Montreal residents not responding to city's ash borer efforts
City residents not taking advantage of subsidies for treating affected ash trees
The City of Montreal's efforts to fight the emerald ash borer are being hampered by a lack of action on the part of residents with ash trees on their properties.
The city has set aside $1 million for a program that subsidizes up to half the cost of treatments to protect ash trees found on private property, but only 500 of the 12,500 residents contacted by the city have taken advantage of the funds.
To date, the city has disbursed only $136,000.
"I don't know what more we could do beyond setting aside $1 million, writing property owners with ash trees on their land, sending out a reminder and advertising the program throughout the STM network," said Réal Ménard, the city's executive committee member in charge of sustainable development.
The opposition Projet Montréal contends, however, that the city hasn't done enough to get the word out this year.
"The city is not using its means of communications and persuasion," said city councillor Éric Alan Caldwell, who represents the Mercier-Hochelaga-Maisonneuve borough.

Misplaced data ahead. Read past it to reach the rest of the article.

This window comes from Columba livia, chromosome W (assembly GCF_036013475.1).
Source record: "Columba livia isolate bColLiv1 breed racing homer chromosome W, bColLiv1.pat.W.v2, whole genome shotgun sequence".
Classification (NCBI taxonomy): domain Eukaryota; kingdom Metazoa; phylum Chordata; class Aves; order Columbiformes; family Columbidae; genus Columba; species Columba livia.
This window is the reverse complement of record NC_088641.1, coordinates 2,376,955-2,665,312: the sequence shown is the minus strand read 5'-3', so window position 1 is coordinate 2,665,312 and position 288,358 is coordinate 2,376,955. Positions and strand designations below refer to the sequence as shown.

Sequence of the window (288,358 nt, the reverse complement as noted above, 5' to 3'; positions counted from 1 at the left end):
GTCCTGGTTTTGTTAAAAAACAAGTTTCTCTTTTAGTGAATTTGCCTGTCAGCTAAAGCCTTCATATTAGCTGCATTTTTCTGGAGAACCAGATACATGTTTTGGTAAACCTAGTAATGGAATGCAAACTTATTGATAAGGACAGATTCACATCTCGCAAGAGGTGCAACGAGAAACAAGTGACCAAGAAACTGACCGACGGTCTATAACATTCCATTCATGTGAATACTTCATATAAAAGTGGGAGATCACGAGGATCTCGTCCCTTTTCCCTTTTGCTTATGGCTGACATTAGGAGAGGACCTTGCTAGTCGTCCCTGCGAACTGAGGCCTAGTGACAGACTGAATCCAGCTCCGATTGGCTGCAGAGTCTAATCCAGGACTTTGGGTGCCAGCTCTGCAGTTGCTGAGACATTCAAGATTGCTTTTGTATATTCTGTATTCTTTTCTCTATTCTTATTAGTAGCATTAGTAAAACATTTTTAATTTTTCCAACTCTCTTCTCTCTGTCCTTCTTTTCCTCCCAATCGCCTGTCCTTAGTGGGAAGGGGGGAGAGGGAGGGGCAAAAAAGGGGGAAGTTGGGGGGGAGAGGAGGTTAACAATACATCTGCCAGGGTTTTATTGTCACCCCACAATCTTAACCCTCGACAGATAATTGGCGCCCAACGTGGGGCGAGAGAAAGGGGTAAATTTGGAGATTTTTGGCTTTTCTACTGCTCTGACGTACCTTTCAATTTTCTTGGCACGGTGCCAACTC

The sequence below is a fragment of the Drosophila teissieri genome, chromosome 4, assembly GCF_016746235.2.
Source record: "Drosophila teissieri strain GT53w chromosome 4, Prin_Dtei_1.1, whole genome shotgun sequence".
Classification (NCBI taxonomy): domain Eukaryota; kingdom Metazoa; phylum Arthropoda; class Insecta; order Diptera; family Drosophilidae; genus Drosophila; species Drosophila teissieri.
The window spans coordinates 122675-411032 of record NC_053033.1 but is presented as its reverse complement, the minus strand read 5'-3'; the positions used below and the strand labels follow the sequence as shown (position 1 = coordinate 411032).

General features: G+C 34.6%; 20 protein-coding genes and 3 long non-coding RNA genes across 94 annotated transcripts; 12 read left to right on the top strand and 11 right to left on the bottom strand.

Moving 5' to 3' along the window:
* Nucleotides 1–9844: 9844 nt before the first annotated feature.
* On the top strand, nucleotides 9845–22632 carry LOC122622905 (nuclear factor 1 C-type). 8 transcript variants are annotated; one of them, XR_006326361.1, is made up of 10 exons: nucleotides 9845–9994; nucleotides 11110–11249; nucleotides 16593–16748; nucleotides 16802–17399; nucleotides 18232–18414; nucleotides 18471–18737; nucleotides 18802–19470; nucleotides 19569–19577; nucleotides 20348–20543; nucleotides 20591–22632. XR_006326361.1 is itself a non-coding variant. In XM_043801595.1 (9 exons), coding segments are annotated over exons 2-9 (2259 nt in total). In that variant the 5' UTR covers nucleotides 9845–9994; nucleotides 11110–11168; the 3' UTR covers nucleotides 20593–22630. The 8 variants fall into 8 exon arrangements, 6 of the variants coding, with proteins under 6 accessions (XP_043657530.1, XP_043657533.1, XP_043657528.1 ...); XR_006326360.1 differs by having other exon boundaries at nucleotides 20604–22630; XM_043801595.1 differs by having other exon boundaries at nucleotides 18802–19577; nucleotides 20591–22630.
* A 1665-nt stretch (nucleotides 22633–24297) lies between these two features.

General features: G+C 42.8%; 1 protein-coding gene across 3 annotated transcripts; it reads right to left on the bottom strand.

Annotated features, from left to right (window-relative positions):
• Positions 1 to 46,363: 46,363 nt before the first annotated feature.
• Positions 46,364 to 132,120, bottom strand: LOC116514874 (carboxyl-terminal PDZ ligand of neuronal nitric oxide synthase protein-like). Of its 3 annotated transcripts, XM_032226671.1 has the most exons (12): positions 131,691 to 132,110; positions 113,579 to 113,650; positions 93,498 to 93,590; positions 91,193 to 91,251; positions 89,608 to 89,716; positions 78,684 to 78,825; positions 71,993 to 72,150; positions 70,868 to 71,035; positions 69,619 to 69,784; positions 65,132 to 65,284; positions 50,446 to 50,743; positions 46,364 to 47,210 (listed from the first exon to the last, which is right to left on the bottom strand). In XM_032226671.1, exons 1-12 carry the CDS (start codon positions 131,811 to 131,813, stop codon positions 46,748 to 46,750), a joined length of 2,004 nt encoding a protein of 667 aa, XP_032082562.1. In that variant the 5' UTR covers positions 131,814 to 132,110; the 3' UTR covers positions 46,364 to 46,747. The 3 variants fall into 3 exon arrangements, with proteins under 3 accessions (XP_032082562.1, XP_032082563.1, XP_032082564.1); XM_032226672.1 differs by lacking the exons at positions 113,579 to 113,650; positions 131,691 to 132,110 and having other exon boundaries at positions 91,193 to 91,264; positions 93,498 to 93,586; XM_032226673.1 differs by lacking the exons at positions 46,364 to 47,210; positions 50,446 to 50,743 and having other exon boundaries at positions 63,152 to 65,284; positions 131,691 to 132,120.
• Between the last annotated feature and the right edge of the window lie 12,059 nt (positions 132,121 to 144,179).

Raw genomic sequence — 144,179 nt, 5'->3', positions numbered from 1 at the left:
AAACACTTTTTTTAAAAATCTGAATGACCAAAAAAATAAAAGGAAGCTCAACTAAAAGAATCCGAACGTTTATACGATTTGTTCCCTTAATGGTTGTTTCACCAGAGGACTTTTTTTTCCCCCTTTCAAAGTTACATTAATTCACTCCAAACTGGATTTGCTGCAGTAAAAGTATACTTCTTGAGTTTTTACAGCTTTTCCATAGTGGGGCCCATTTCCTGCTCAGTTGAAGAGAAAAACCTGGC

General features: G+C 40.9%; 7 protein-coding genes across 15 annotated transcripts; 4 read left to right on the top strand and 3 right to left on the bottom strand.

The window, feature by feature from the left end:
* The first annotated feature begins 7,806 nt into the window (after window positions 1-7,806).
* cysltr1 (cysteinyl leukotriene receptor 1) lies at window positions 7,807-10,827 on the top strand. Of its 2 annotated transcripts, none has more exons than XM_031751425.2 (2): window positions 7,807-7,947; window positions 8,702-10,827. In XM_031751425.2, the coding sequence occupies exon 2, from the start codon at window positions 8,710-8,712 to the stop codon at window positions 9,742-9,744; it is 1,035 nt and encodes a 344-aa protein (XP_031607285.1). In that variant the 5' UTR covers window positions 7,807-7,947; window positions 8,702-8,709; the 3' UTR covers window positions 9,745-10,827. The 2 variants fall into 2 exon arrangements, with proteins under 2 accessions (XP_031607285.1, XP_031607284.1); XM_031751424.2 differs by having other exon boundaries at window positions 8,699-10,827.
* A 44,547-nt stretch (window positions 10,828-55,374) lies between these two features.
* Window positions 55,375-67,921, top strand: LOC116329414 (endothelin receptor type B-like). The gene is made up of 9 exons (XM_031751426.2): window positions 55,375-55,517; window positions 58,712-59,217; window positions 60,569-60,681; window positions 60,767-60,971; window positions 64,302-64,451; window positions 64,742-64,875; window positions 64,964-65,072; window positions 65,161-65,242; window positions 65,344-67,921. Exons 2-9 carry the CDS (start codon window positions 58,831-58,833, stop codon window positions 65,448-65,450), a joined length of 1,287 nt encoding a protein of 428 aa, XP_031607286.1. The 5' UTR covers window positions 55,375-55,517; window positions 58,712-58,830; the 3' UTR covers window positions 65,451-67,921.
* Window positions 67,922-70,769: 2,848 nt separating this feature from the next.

While the city distributed a pamphlet and held information sessions last year, it hasn't repeated those efforts this year, Caldwell said.
The program is win-win for both residents who take advantage of it and the city, said Aurélie Delimal, of Éco-Quartier Saint-Laurent.
"It will cost you more to have the tree cut down, and a mature tree in your garden can really help reduce the city's heat island effect," she said.
Montreal residents wanting to take advantage of the subsidy this year have until August 31 to do so.
Earlier this year, the City of Montreal dedicated $18 million to fighting the emerald ash borer.
With files from Radio-Canada's Louis-Philippe Ouimet